Taking into account the last two decades of the twenty-first century, the European Union has become the main recipient of Russian raw materials, which has strengthened Russia’s position in relations with EU countries. In recent years, the EU has imported annually from Russia an average of about 49% of the hard coal it needs, 38% of natural gas and 26% of oil. The EU’s deepening dependence on Russian gas was influenced by, among others, the decision to build Nord Stream 1, the closure of nuclear power plants in Germany and the decommissioning of mines in most EU countries. It should be emphasized that the dependence of the countries on Russian energy resources varies. The most dependent are the countries of Central and Eastern Europe such as Poland, the Czech Republic, Slovakia, Hungary, Latvia, Germany and Italy. The turning point in energy security policy was the war in Ukraine. In 2022, the EU decided to gradually reduce its dependence on Russian energy resources, including an embargo on imports of Russian coal. In February 2023, a decision on the ban on the purchase, transport and transfer of LPG from Russia to EU Member States came into force. Crude oil imported into the EU via pipelines and natural and liquefied natural gas (LNG) have been exempted from sanctions. With regard to gas, the most optimistic plans assume that the full withdrawal of EU member states from this Russian gas will take place no earlier than in three years’ time. In addition, in 2022, the Union recorded a decrease in electricity coverage of around 3.7% compared to 2021. At the same time, Gazprom reduced gas supplies via Nord Stream to Germany by 60%, Italy by 15%, France completely, Slovakia by 50%. In 2022, Gazprom extracted 20% less gas than in 2021. Russia, seeing the changes taking place in the EU’s energy security policy, has increased its oil supplies to the Chinese and Indian markets.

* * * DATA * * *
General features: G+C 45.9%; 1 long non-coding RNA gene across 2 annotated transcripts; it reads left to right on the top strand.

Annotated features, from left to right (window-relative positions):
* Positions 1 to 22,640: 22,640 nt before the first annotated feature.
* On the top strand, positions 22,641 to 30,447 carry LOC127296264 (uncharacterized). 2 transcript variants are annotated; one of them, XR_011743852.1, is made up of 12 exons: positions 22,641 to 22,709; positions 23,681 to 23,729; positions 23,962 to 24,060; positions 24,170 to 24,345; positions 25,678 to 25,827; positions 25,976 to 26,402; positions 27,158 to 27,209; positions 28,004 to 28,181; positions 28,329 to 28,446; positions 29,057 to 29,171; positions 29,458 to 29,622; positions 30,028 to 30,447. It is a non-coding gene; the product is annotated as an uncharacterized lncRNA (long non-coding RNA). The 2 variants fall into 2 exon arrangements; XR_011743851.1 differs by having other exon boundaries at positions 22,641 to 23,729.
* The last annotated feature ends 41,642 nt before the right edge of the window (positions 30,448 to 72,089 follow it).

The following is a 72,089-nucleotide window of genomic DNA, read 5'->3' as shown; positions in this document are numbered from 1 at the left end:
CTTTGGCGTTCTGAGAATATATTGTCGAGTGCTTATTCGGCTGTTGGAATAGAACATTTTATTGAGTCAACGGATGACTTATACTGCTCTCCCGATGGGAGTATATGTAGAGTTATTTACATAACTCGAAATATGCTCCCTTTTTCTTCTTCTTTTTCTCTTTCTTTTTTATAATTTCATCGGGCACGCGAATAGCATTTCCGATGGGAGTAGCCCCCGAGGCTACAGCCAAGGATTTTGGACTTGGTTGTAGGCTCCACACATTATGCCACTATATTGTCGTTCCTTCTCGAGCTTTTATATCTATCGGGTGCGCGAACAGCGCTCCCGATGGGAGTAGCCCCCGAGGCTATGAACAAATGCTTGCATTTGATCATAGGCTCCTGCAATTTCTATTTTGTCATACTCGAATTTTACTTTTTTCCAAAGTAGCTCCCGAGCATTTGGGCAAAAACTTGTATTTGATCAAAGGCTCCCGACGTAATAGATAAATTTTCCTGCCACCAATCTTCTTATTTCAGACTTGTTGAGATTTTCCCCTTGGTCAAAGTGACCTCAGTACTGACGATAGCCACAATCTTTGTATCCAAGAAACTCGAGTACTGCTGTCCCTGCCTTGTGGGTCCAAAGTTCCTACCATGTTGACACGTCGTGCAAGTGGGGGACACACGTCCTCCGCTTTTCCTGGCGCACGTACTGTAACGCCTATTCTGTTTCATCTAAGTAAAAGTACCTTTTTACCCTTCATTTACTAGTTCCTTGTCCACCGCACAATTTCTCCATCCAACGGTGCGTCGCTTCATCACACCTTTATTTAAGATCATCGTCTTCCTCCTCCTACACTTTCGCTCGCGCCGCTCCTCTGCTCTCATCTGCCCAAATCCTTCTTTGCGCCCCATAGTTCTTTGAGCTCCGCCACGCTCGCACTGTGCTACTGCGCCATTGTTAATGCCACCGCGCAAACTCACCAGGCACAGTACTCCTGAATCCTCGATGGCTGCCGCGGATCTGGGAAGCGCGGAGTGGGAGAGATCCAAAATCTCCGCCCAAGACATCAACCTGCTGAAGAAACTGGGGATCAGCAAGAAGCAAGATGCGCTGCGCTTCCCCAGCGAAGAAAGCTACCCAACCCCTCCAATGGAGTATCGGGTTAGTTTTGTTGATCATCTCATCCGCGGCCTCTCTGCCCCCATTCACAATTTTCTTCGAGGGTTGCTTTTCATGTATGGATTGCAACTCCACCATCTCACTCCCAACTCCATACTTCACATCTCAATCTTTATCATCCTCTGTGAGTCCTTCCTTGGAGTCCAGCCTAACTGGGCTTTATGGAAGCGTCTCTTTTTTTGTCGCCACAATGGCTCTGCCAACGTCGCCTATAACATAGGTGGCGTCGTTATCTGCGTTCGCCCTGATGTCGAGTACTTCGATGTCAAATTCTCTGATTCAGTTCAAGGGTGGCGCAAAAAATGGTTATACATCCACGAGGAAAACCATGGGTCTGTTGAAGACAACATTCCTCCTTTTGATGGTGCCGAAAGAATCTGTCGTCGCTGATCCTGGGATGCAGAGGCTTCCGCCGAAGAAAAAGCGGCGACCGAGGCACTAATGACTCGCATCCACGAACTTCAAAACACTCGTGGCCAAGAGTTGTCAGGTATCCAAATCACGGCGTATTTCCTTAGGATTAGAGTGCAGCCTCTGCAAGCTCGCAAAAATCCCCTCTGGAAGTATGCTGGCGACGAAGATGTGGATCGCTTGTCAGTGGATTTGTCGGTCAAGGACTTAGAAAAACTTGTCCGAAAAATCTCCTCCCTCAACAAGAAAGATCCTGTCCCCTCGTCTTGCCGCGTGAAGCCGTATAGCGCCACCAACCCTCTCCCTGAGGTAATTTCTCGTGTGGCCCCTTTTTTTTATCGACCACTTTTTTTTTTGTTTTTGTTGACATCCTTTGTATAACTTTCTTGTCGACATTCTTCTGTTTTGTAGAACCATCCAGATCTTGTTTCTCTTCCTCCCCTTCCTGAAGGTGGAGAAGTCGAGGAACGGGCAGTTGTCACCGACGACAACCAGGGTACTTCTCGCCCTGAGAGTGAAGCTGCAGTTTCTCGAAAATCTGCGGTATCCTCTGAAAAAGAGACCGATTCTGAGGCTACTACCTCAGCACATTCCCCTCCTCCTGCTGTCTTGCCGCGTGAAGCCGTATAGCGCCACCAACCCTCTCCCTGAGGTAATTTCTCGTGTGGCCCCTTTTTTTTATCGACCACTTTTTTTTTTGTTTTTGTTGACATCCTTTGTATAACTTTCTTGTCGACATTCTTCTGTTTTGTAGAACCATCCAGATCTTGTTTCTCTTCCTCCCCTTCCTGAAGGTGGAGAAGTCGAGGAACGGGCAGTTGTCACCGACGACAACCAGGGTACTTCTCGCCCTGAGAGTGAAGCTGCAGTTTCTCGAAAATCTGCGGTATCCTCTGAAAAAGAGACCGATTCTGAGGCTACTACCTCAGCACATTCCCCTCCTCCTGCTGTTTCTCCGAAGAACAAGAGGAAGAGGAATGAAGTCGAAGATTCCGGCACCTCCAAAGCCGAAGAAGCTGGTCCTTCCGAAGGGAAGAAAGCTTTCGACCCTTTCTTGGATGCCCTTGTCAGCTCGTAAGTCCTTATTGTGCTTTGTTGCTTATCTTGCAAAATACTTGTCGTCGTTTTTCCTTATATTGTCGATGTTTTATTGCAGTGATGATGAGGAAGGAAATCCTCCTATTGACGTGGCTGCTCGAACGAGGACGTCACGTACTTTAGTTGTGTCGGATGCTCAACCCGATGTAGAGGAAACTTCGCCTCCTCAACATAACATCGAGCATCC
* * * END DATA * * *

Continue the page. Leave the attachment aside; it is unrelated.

The determination of the EU member states to impose further sanctions on Russia indicates that the period of dominance of Russian oil, hard coal and gas on the European market is coming to the end. Despite the increase in costs for energy resources, EU member states indicate that they will be ready to operate without Russian energy resources in the near future. The possibilities of limiting imports of individual energy resources from Russia are diverse. In order for the Union to become independent of them, it will be necessary to redirect their supply chain, infrastructure investments, development of renewable energy sources, increase the use of existing infrastructure (LNG terminals), construction of nuclear power plants and energy demand through changes in consumer behavior. Currently, in order to replace the shortfall in Russian gas supplies, the EU imports this raw material from the United States, Qatar and Algeria. In addition to eastern directions, the European Union imports oil from Norway, Saudi Arabia and the United States, and imports hard coal from the United States, Australia and South Africa.